Berlin looks to vet foreign fund deals

The German government is looking at setting up an agency to vet acquisitions by state-controlled foreign funds amid rising concern about the financial might of China, Russia and oil-producing countries.

Government officials told the Financial Times the finance ministry, economics ministry and chancellery were investigating whether foreign state-owned funds posed a national security risk. Officials are particularly anxious about any threat to take over German banks.

Should this be the case, Berlin could create a German equivalent of the US Committee on Foreign Investment, known as Cfius, the inter-agency panel that can recommend the US president block foreign direct investments it deems a threat to national security.

The move represents a rising concern in some western capitals at the growing economic might of state-controlled funds.

“We are seeing record currency reserves in highly centralised countries,” a finance ministry official said. “This is not necessarily a problem but given the leverage possibilities available to foreign state-controlled funds, it is something that needs looking into.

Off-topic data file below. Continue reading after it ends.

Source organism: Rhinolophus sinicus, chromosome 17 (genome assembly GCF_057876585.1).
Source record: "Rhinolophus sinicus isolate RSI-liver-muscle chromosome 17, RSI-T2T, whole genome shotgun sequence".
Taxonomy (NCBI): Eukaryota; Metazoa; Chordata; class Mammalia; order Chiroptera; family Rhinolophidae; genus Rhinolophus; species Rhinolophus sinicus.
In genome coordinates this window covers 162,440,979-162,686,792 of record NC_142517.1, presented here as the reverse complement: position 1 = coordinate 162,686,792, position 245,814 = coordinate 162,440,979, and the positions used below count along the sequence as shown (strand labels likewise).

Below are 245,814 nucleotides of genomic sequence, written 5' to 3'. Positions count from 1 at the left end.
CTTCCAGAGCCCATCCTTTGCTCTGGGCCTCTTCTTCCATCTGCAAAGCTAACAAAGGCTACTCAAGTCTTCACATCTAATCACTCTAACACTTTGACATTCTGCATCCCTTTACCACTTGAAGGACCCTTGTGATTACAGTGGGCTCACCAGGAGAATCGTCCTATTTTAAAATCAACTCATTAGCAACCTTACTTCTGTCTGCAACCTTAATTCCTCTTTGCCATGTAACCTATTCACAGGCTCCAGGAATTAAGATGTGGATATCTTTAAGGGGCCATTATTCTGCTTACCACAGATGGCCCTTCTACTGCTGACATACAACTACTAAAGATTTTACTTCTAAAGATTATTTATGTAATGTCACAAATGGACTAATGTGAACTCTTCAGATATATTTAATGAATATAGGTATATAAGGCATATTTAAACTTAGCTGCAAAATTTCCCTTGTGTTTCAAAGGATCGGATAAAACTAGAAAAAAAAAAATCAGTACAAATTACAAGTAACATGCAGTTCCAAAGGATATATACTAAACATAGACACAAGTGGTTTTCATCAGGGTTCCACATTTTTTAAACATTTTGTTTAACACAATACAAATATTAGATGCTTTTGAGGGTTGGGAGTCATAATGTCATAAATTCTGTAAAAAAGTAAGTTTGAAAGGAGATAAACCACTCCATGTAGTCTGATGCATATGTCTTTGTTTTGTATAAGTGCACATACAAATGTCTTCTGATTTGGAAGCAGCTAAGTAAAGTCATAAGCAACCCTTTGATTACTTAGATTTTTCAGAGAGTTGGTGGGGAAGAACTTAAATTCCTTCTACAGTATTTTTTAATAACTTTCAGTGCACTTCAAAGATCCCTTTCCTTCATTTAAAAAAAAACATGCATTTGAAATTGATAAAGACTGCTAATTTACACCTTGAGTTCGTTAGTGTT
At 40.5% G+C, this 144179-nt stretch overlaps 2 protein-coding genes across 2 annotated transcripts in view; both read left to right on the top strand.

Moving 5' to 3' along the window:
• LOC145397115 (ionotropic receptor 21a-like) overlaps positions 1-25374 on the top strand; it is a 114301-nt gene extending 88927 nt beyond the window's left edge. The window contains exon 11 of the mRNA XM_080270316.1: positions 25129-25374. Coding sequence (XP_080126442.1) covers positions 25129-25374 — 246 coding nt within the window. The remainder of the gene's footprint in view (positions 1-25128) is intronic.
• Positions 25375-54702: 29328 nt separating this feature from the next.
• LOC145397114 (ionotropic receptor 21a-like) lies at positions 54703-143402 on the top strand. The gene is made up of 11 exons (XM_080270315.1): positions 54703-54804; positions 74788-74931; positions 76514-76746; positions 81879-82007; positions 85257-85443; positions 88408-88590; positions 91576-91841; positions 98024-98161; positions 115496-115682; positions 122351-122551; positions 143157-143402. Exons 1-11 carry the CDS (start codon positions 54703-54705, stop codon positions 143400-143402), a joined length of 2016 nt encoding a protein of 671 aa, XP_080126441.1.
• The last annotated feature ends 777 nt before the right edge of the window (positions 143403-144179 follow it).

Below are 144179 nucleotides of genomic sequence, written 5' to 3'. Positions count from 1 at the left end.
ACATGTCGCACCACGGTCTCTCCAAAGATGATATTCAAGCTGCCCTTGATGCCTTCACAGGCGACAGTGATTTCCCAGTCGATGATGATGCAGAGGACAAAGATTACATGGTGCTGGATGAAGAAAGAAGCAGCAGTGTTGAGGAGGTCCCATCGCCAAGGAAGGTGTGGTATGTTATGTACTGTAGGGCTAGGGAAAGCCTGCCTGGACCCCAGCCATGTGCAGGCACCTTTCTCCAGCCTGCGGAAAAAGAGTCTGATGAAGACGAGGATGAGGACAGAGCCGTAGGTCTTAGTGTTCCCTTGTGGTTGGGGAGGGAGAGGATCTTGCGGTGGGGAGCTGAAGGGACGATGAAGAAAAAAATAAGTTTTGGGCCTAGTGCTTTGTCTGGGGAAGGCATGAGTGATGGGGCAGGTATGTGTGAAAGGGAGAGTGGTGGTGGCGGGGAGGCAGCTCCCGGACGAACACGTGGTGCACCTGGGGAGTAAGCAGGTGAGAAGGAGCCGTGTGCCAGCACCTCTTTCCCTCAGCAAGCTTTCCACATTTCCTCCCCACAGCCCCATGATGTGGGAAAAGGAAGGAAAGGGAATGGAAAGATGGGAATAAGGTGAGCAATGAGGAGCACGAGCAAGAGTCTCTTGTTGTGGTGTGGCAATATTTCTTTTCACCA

“This is at a very early stage, but depending on the result of our investigations, we may consider setting up an inter-ministerial committee on the US model.”

The recent $3bn Chinese investment in Blackstone, the US private equity group, is among the transactions that have drawn the attention of German authorities. Blackstone owns 4.5 per cent of Deutsche Telekom, the former telecommunication monopoly.

Russian investors have approached the German government about its remaining stake in Deutsche Telekom, while Dubai’s investment fund bought 2.2 per cent of Deutsche Bank.

Morgan Stanley puts the total assets of Chinese, Russian and Middle Eastern state-controlled funds at $2,500bn. Berlin is more concerned about investments by funds than by public-sector companies because of the funds’ ability to leverage their cash.

Among the risks Berlin is investigating is an indirect takeover of one of the country’s largest banks by a foreign government. These have capitalisations that are lower than average and have long been considered potential targets.

Another scenario is whereby Chinese state-controlled investors would buy small engineering companies to siphon off patents and intellectual property.

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